In other parts of the house, my daughters' toys were strategically placed to emulate a messy playroom, though the props mistress needed a reminder that Backyardigans didn't exist in 1990. I looked in my bathroom to randomly discover a hair crimper also awaiting the return of the 1990s, along with a plentiful supply of soap on a rope. Our walls were turning multiple new colors reminiscent of that same period -- think non-updated doctor's office, with rose, gray blue and lilac. Fruit baskets were hanging in our kitchen, our new stainless steel fridge swapped out for a more "period" ecru monstrosity.
This is the neighborhood
On the night the shooting for The Place Beyond the Pines began, there was a hullabaloo from the powers that be on the crew. The grass in my front yard had been cut by my neighbor, because house proud me could not BEAR to have an uncut lawn on the Hollywood screen in front of all of America. However, we had messed with a prop for the upcoming scene -- as per the script, an injured Bradley Cooper should not have been able to mow his own lawn.
What the director and the art director did not understand was this: in our neighborhood, if a neighbor had been injured, the lawn would have been cut. Casseroles would have arrived. The driveway would have been plowed. Bradley Cooper and his family would not have been alone, just as we all were not alone that night as the whole neighborhood, the WHOLE neighborhood, and all their closest friends and relatives sat out on the front yards, lawn chairs in the streets, and watched the filming.
As I wandered up to the neighborhood, I was stopped briefly by security. I said who I was and they were lovely and kind. I was found by Jenny, the assistant locations manager, who took me around, helped me find my place. Those who knew my face said hello, offered me a snack from the food tent, brought me along for dinner -- they cooked everything from meat and potatoes to organic vegan. With the late night shoot, I sat for lunch with the crew in the Niskayuna High School cafeteria at 11 pm.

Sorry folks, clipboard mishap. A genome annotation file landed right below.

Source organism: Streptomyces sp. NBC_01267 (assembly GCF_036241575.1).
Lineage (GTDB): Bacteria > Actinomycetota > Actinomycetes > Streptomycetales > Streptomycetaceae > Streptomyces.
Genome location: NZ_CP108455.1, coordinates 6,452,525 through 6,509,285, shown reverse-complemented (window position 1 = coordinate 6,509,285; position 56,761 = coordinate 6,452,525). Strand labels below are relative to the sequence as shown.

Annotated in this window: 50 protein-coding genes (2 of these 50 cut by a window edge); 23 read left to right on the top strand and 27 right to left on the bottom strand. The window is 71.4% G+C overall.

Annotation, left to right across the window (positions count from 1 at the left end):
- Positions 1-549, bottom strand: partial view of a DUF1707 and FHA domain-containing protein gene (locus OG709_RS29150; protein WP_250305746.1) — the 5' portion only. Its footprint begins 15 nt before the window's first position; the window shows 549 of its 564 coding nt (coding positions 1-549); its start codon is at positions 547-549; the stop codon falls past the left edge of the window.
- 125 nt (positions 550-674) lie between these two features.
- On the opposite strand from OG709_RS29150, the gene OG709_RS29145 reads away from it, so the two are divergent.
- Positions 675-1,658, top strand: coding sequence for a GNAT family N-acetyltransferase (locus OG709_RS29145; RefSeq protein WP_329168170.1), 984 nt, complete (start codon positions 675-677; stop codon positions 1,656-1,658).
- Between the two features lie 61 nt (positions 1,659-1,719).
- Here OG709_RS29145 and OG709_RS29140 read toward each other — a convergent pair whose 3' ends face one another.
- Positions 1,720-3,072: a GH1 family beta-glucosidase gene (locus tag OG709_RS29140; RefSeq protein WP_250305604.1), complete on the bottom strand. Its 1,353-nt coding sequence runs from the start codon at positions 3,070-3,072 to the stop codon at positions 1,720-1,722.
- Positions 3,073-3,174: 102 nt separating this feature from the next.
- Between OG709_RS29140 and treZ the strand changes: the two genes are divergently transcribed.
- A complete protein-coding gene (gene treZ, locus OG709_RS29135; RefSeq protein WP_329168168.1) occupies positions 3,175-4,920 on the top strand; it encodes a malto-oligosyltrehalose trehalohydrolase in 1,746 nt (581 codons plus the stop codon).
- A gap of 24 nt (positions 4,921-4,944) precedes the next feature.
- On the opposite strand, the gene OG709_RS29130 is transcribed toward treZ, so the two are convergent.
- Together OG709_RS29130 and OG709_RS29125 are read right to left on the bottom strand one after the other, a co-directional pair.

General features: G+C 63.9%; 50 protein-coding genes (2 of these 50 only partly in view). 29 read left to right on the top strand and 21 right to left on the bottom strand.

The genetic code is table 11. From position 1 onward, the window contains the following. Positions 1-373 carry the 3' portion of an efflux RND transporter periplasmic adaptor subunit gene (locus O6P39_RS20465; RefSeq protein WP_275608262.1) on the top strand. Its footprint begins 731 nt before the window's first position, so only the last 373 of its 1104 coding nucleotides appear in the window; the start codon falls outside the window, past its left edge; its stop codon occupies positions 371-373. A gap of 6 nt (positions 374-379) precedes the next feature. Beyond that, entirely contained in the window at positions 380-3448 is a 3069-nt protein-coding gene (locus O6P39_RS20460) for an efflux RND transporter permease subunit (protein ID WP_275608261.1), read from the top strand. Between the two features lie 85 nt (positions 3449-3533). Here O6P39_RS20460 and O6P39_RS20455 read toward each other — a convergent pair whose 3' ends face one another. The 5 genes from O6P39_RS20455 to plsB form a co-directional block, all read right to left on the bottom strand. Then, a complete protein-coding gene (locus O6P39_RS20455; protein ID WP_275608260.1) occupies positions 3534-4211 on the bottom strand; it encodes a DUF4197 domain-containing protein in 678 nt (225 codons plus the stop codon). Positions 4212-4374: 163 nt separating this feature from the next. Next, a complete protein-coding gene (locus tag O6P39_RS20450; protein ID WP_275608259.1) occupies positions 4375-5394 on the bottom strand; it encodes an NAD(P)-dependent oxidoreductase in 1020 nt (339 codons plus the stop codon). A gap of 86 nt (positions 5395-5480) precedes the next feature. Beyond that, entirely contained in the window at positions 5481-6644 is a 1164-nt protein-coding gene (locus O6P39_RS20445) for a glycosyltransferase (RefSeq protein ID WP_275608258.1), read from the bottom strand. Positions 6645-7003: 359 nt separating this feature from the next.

The man in my bed
In the end, I just shook his hand. Bradley Cooper's, that is. He was perfectly gracious. In the movie, he sleeps on my side of the bed. In the trailer, you can see my curtains on the walls and his head on my mattress. However, that is NOT my purple, plush headboard. Nor is my dining room lilac purple, nor my living room Pepto Bismol pink. Heaven forbid. The tiles in my kitchen DO remain that deep retro green and I like them that way, damn it.
After all that buildup, when Bradley Cooper told me how perfect my house was for his character, it was all I could do to stammer out how the walls were not normally pink and I hoped he enjoyed MY home, because I wanted it back when he was done. I think he laughed.
We'll be at the premiere on Thursday at the Bowtie. On a whole, it was the experience of a lifetime. I just kept saying to the crew, "Please tell me no one gets killed in my house and no one has sex in my bed." They never quite gave me a straight answer. I suppose we'll just have to wait until Thursday and find out.
Leah the Nosher writes about food and family at Noshing Confessions. She is the proud owner of a Place Beyond the Pines hair crimper.